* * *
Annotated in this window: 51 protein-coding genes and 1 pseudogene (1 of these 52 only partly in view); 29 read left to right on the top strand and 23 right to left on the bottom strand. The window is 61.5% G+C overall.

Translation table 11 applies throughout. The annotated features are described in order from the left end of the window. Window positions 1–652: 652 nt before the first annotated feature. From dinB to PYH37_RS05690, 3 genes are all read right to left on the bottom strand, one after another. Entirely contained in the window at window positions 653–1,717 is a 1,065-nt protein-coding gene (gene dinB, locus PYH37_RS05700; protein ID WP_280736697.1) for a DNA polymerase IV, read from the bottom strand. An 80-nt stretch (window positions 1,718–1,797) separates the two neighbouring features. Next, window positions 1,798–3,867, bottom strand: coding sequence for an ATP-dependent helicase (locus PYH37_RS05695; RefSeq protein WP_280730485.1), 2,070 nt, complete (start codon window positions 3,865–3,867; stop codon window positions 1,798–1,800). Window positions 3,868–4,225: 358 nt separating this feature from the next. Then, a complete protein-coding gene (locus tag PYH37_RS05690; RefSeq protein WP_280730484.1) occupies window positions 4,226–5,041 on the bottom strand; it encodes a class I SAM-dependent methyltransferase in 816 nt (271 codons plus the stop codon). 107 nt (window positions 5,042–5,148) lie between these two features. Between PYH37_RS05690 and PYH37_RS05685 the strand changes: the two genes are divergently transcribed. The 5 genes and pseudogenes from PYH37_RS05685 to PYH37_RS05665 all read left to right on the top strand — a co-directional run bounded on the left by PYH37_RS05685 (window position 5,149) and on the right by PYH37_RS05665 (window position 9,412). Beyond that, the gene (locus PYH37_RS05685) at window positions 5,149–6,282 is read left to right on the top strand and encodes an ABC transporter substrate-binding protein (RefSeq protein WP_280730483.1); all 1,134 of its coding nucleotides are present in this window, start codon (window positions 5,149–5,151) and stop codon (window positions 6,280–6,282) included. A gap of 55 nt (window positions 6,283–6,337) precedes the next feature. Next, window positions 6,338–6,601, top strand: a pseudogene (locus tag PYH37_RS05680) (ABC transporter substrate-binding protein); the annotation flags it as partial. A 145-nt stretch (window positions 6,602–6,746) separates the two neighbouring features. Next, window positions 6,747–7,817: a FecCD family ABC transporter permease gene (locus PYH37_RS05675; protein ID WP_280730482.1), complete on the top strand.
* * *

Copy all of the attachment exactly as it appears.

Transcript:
Annotated in this window: 51 protein-coding genes and 1 pseudogene (1 of these 52 only partly in view); 29 read left to right on the top strand and 23 right to left on the bottom strand. The window is 61.5% G+C overall.

Translation table 11 applies throughout. The annotated features are described in order from the left end of the window. Window positions 1–652: 652 nt before the first annotated feature. From dinB to PYH37_RS05690, 3 genes are all read right to left on the bottom strand, one after another. Entirely contained in the window at window positions 653–1,717 is a 1,065-nt protein-coding gene (gene dinB, locus PYH37_RS05700; protein ID WP_280736697.1) for a DNA polymerase IV, read from the bottom strand. An 80-nt stretch (window positions 1,718–1,797) separates the two neighbouring features. Next, window positions 1,798–3,867, bottom strand: coding sequence for an ATP-dependent helicase (locus PYH37_RS05695; RefSeq protein WP_280730485.1), 2,070 nt, complete (start codon window positions 3,865–3,867; stop codon window positions 1,798–1,800). Window positions 3,868–4,225: 358 nt separating this feature from the next. Then, a complete protein-coding gene (locus tag PYH37_RS05690; RefSeq protein WP_280730484.1) occupies window positions 4,226–5,041 on the bottom strand; it encodes a class I SAM-dependent methyltransferase in 816 nt (271 codons plus the stop codon). 107 nt (window positions 5,042–5,148) lie between these two features. Between PYH37_RS05690 and PYH37_RS05685 the strand changes: the two genes are divergently transcribed. The 5 genes and pseudogenes from PYH37_RS05685 to PYH37_RS05665 all read left to right on the top strand — a co-directional run bounded on the left by PYH37_RS05685 (window position 5,149) and on the right by PYH37_RS05665 (window position 9,412). Beyond that, the gene (locus PYH37_RS05685) at window positions 5,149–6,282 is read left to right on the top strand and encodes an ABC transporter substrate-binding protein (RefSeq protein WP_280730483.1); all 1,134 of its coding nucleotides are present in this window, start codon (window positions 5,149–5,151) and stop codon (window positions 6,280–6,282) included. A gap of 55 nt (window positions 6,283–6,337) precedes the next feature. Next, window positions 6,338–6,601, top strand: a pseudogene (locus tag PYH37_RS05680) (ABC transporter substrate-binding protein); the annotation flags it as partial. A 145-nt stretch (window positions 6,602–6,746) separates the two neighbouring features. Next, window positions 6,747–7,817: a FecCD family ABC transporter permease gene (locus PYH37_RS05675; protein ID WP_280730482.1), complete on the top strand.